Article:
These obligations must be read in conjunction with other parts of the Taxonomy Regulation and three delegated acts, that set out important clarifications:

  • The delegated regulation supplementing the disclosure requirements in Article 8 of the Taxonomy Regulation (the ‘Article 8 Delegated Act’) (Commission delegated regulation (EU) 2021/2178);

  • The delegated regulation establishing technical screening criteria for and “do no significant harm” criteria concerning climate change mitigation or climate change adaptation (the ‘Climate Delegated Act’) (Commission delegated regulation (EU) 2021/2139);

  • The complementary delegated act as regards economic activities in certain energy sectors (the ‘Energy Complementary Delegated Act’) (adopted on March 9 2022 but not published in the Official Journal at this point in time).

As there is a close correlation between the delegated acts and regulatory standards pertaining to, on the one hand, the Taxonomy Regulation, and, on the other hand, the regulation on sustainability‐related disclosures in the financial services sector (the SFRD), the European Commission is expected to issue a single delegated act, that bundles and harmonises the details of at least 13 delegated acts (Regulation (EU) 2019/2088; Information letter from the European Commission, dated November 25 2021).

As the NFRD will be revamped under the proposed Corporate Sustainability Reporting Directive (the CSRD) Commission proposal (COM (2021) 189), the ongoing, thorough development of reporting standards by the European Financial Reporting Advisory Group (EFRAG) is also expected to create harmonisation among the reporting rules.

Certain challenges and opportunities arise in the implementation.

Even though the terms used above have become part of the regulatory language used by Taxonomy Regulation practitioners during 2021 and 2022, it is clear, that this comprehensive sustainability and reporting scheme presents several challenges. We consider certain, selected observations below.

Environmentally sustainable economic activities

The four overarching conditions for economic activities, that qualify as environmentally sustainable, are set out at Article 3 of the Taxonomy Regulation:

  • The activity must make a substantial contribution to one or more of the six environmental objectives set out in Article 9 and further described in the Taxonomy Regulation’s Articles 10 to 15:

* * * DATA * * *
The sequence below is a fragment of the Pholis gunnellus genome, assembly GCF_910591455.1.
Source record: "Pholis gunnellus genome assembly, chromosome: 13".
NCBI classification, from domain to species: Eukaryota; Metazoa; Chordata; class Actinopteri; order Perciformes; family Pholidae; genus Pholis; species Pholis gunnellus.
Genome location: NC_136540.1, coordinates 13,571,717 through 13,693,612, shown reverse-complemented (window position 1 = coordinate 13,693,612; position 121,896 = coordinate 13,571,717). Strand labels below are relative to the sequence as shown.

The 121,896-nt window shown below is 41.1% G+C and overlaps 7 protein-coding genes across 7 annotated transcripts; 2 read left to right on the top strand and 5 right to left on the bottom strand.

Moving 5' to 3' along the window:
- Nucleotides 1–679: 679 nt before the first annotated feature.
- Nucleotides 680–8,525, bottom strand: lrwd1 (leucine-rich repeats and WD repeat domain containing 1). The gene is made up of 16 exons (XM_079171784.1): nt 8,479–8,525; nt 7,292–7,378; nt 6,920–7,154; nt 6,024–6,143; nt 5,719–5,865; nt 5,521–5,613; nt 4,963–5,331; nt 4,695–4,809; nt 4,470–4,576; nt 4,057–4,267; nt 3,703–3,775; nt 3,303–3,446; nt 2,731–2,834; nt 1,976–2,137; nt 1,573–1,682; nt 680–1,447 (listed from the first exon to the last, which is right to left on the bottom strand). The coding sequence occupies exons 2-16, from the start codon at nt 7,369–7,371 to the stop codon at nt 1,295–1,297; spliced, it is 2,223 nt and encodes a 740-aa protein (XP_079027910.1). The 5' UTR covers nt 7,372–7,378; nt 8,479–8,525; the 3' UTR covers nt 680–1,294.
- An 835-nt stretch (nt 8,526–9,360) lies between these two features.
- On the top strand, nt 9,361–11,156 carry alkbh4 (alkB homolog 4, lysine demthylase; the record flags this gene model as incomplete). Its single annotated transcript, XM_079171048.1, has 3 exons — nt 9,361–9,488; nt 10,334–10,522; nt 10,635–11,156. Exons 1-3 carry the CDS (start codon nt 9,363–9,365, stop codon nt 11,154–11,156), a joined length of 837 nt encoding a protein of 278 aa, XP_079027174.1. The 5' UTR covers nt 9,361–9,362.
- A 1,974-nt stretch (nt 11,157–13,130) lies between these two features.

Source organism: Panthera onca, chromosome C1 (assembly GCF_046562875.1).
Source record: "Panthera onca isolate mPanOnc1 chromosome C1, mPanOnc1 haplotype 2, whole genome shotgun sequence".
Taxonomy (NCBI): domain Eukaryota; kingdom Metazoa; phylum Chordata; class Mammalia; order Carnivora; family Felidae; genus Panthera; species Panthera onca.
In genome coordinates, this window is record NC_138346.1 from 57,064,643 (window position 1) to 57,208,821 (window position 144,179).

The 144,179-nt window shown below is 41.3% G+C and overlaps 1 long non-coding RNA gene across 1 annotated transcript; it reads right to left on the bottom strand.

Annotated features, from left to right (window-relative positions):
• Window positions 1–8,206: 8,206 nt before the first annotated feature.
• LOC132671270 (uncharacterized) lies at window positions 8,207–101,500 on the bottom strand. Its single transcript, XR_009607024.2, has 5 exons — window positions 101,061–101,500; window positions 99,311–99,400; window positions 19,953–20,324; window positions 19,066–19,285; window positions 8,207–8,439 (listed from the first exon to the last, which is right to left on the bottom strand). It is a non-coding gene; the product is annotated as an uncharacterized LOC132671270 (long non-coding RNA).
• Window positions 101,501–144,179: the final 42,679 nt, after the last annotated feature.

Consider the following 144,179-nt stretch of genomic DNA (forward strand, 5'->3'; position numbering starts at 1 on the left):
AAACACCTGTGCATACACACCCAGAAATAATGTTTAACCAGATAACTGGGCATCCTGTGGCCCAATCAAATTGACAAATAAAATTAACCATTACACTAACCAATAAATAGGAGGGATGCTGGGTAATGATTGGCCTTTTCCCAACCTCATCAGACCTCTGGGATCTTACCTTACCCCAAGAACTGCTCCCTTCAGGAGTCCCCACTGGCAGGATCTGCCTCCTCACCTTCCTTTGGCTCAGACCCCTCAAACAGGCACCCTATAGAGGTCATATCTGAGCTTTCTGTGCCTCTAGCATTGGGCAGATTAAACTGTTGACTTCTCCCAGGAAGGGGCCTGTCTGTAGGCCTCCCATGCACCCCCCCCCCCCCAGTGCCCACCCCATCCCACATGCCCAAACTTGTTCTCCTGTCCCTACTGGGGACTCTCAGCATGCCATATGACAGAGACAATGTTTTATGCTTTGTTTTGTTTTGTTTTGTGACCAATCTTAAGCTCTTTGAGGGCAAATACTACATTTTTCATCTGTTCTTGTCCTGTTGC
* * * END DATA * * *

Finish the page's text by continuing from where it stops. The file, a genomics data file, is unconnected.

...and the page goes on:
• Climate change mitigation;

  • Climate change adaptation;

  • Sustainable use and protection of water and marine resources;

  • Transition to a circular economy;

  • Pollution prevention and control; or

  • Protection and restoration of biodiversity and ecosystems.

  • The activity must do no significant harm (“DNSH”) to any of the environmental objectives in accordance with the Taxonomy Regulation’s Article 17,

  • The activity must comply with the minimum safeguards laid down in in the Taxonomy Regulation’s Article 18, and

  • Compliance with the technical screening criteria for the relevant environmental objective pursuant to the Taxonomy Regulation’s Articles 10(3), 11(3), 12(2), 13(2), 14(2), and 15(2) must also be satisfied.

Environmental objectives

The first two environmental objectives climate change mitigation and climate change adaptation are described in the Climate Delegated Act and the Energy Complementary Delegated Act with respect to the economic activities, that have been defined by the EU regulators at this stage.

The Taxonomy Regulation supports implementation of the Paris Agreement and, notably, aims to strengthen the response to climate change by making finance flows consistent with a pathway towards low greenhouse gas emissions and climate-resilient development (Cf. recital3 of the Taxonomy Regulation). As a result, the Climate Delegated Act covers the economic activities of roughly 40% of listed companies, in sectors which are responsible for almost 80% of direct greenhouse gas emissions in Europe (press release from the European Commission regarding the Climate Delegated Act. It includes sectors such as energy, forestry, manufacturing, transport and buildings.

Given certain public debate as to whether natural gas and nuclear energy could be environmentally sustainable economic activities in the longer term, the Energy Complementary Delegated Act came about later, on March 9 2022. Under strict conditions, specific nuclear and gas energy activities will be included in the list of Taxonomy-eligible economic activities as of January 1 2023 (Press Release from the European Commission regarding the Energy Complementary Delegated Act. This is to help accelerate the shift from solid or liquid fossil fuels, including coal, towards a climate-neutral future.